AFP America's top military officer said on Friday that a rocket North Korea plans to launch next month has a range that could possibly reach Hawaii.
Asked if the North Korean rocket could reach the US states of Hawaii or Alaska, Admiral Mike Mullen told CNN: "In some cases, yes, they could probably get down to Hawaii."
International concern has been mounting about North Korea's announcement it would launch a communications satellite between April 4 and 8.
The United States, Japan and other allies believe Pyongyang is using the launch to test a ballistic missile that could, in theory, cross the Pacific to reach North America.
The launch, combined with North Korea's atomic weapons, were cause for serious concern, the admiral said.
Mullen added the regime's missiles did not yet have a range that could strike the western coast of the US mainland.
Arms experts say North Korea has yet to demonstrate it has the ability to construct and fit a nuclear warhead onto a missile.
The launch, even if it is for a satellite as announced by North Korea, would help the regime in developing a long-range missile threat, said Mullen, the chairman of the US Joint Chiefs of Staff.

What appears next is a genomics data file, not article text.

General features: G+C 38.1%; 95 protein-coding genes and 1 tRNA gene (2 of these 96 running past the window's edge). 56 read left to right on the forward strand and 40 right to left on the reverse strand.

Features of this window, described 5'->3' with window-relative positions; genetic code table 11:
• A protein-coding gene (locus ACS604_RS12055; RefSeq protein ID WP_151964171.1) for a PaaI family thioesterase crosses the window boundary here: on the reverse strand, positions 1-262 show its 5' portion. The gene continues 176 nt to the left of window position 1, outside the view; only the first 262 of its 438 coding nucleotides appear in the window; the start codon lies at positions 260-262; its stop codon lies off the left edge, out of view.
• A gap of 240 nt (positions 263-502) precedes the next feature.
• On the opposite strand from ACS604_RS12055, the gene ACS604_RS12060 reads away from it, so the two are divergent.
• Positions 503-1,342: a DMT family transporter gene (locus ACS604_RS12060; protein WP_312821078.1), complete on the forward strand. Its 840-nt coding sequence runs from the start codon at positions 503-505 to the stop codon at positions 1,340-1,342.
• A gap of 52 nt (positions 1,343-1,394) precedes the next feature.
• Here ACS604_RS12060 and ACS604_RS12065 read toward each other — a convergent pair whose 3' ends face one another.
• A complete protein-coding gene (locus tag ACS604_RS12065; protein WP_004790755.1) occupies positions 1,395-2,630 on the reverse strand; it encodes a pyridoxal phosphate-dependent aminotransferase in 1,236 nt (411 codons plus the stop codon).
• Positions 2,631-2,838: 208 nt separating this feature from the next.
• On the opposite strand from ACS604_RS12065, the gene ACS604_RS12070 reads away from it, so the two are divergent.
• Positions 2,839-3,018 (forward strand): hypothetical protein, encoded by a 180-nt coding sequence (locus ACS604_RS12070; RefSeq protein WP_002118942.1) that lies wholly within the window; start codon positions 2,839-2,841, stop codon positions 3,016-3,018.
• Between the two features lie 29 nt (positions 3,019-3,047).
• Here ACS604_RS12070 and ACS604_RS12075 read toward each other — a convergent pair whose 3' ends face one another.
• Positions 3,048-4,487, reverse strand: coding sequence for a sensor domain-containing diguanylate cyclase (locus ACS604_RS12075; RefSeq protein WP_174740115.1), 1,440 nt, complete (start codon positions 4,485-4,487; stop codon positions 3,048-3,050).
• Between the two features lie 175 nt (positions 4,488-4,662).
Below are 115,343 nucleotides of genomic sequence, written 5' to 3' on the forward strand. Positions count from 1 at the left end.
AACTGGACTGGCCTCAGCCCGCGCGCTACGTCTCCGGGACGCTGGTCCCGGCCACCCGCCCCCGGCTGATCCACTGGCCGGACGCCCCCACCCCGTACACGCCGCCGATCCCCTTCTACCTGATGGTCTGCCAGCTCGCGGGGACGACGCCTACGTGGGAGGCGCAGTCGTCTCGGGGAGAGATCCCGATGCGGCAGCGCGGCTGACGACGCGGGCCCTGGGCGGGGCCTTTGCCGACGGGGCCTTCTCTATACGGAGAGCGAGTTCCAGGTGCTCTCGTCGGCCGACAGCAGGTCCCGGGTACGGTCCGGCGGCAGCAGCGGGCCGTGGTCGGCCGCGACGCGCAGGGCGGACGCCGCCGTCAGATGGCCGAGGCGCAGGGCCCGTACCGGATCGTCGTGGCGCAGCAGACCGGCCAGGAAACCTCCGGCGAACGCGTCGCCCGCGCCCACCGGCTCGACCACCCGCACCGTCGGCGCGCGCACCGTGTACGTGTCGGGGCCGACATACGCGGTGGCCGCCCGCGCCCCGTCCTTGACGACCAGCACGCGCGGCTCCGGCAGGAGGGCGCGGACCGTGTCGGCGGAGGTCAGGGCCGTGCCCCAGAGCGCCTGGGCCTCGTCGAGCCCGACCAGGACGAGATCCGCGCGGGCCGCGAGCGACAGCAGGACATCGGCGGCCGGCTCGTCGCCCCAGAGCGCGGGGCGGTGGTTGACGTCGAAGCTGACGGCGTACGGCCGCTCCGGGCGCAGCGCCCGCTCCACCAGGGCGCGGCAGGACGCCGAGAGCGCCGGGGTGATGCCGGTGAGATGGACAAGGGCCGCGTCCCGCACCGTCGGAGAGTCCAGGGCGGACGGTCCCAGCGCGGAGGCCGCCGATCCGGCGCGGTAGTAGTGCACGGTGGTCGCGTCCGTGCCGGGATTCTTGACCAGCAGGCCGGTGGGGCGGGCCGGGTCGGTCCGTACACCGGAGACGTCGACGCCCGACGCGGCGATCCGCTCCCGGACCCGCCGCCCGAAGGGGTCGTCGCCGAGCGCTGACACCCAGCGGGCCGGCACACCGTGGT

"What concerns me is the guidance, the engineering, the engines, those are all identical to the kinds of capabilities you'd put on a ballistic missile," he said.
Japan gave its military the green light on Friday to shoot down any incoming North Korean rocket. And Japanese and US warships have already deployed ahead of the April 4-8 window.
North Korea has said shooting down its rocket would be treated as act of war.
The last time North Korea launched a long-range Taepo-dong 2, on July 4, 2006, the missile failed seconds after launch.
Mullen declined to comment on any possible US military response to a rocket launch.
Other US commanders have said they have confidence the US military had the ability to shoot down any missile threatening the United States using sea-based or land-based missile defense weaponry.
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